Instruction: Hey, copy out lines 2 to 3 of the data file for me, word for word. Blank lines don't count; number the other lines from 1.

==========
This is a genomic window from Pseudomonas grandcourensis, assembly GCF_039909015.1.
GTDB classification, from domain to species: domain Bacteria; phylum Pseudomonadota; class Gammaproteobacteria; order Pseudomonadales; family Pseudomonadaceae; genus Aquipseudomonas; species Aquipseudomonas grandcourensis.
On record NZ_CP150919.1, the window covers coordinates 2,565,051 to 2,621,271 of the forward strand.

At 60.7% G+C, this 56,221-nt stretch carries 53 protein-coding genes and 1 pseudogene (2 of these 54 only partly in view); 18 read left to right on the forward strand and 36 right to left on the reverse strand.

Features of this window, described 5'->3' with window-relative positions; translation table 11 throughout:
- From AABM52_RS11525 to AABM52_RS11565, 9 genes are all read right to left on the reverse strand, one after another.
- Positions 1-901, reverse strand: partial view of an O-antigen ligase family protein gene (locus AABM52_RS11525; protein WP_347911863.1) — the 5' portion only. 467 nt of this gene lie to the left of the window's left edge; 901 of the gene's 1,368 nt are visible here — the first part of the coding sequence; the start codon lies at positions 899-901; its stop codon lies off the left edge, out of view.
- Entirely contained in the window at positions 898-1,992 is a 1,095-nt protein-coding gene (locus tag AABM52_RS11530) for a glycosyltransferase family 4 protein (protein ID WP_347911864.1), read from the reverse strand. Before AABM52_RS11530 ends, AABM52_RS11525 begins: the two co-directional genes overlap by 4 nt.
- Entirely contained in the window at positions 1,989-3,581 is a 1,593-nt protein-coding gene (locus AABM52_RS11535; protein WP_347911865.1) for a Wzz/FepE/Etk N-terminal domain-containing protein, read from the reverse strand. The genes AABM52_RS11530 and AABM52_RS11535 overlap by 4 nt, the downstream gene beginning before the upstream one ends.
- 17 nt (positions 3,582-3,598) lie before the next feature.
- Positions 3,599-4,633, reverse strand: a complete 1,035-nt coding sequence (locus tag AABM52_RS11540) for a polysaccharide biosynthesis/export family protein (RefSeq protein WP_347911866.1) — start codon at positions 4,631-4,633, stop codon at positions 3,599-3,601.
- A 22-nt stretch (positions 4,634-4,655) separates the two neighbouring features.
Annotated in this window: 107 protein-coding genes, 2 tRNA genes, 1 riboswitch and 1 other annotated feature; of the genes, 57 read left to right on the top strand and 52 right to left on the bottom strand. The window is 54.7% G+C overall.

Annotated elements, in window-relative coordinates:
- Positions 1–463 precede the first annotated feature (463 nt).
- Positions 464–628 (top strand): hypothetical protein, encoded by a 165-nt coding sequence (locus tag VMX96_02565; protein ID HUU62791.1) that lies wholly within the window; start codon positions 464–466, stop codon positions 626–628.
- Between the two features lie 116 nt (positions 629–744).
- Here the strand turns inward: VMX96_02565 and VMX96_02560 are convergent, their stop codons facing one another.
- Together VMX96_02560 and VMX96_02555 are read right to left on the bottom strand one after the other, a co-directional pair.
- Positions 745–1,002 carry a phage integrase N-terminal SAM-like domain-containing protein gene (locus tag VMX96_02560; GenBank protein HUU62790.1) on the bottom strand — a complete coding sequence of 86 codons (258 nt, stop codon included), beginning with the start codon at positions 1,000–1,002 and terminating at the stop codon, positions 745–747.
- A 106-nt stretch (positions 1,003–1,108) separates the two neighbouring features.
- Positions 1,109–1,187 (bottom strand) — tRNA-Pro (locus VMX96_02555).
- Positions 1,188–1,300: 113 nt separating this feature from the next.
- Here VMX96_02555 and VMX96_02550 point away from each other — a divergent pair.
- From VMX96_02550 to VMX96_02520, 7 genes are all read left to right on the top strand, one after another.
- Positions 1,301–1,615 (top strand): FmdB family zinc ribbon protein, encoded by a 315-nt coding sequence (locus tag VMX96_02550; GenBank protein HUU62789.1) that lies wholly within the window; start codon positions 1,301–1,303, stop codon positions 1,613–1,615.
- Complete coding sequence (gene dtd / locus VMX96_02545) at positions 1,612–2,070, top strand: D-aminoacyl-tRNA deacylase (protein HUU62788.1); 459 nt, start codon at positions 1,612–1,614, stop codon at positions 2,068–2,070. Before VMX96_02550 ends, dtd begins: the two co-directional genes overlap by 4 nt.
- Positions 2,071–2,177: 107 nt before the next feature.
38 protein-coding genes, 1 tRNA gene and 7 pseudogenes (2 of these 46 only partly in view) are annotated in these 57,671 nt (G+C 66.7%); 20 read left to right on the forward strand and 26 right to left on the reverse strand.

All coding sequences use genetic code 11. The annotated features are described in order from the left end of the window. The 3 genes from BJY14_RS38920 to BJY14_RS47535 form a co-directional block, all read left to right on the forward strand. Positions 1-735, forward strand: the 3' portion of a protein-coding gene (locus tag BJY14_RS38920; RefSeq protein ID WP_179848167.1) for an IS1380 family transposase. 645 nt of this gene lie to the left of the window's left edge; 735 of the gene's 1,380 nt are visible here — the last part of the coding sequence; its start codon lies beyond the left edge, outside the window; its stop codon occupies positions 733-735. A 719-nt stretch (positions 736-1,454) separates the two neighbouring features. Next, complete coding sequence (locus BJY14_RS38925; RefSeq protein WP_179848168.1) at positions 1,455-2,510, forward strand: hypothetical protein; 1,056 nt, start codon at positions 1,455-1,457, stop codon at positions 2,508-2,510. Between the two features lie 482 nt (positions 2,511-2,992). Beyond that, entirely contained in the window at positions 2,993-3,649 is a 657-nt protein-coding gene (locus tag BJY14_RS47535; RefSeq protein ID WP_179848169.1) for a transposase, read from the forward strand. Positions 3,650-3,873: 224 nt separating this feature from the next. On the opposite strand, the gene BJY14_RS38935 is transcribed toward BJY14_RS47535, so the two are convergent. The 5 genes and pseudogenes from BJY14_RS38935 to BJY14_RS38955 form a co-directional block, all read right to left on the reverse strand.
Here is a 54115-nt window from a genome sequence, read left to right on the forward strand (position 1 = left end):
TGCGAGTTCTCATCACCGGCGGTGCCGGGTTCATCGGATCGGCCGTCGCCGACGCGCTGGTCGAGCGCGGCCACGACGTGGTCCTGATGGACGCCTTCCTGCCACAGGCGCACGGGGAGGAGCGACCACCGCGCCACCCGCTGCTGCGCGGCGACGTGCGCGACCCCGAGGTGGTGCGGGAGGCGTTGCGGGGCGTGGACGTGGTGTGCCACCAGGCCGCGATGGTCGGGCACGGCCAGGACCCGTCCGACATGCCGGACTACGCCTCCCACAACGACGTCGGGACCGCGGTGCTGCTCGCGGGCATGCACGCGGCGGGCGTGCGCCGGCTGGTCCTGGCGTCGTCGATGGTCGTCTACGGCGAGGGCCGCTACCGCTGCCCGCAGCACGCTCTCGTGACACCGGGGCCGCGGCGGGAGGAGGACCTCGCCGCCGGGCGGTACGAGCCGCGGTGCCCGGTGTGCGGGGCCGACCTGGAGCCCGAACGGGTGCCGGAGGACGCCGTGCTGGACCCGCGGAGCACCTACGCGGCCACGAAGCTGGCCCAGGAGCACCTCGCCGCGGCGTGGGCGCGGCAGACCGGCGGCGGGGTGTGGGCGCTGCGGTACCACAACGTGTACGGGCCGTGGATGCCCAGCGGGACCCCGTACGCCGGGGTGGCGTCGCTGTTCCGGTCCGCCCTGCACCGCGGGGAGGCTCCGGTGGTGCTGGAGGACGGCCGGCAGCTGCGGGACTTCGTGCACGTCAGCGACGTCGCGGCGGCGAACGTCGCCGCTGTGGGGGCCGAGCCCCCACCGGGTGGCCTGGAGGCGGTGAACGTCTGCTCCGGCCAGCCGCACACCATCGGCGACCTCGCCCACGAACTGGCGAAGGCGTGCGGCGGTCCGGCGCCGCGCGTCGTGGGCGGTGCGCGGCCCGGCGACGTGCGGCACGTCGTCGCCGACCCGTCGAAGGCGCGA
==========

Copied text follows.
GTDB classification, from domain to species: domain Bacteria; phylum Pseudomonadota; class Gammaproteobacteria; order Pseudomonadales; family Pseudomonadaceae; genus Aquipseudomonas; species Aquipseudomonas grandcourensis.
On record NZ_CP150919.1, the window covers coordinates 2,565,051 to 2,621,271 of the forward strand.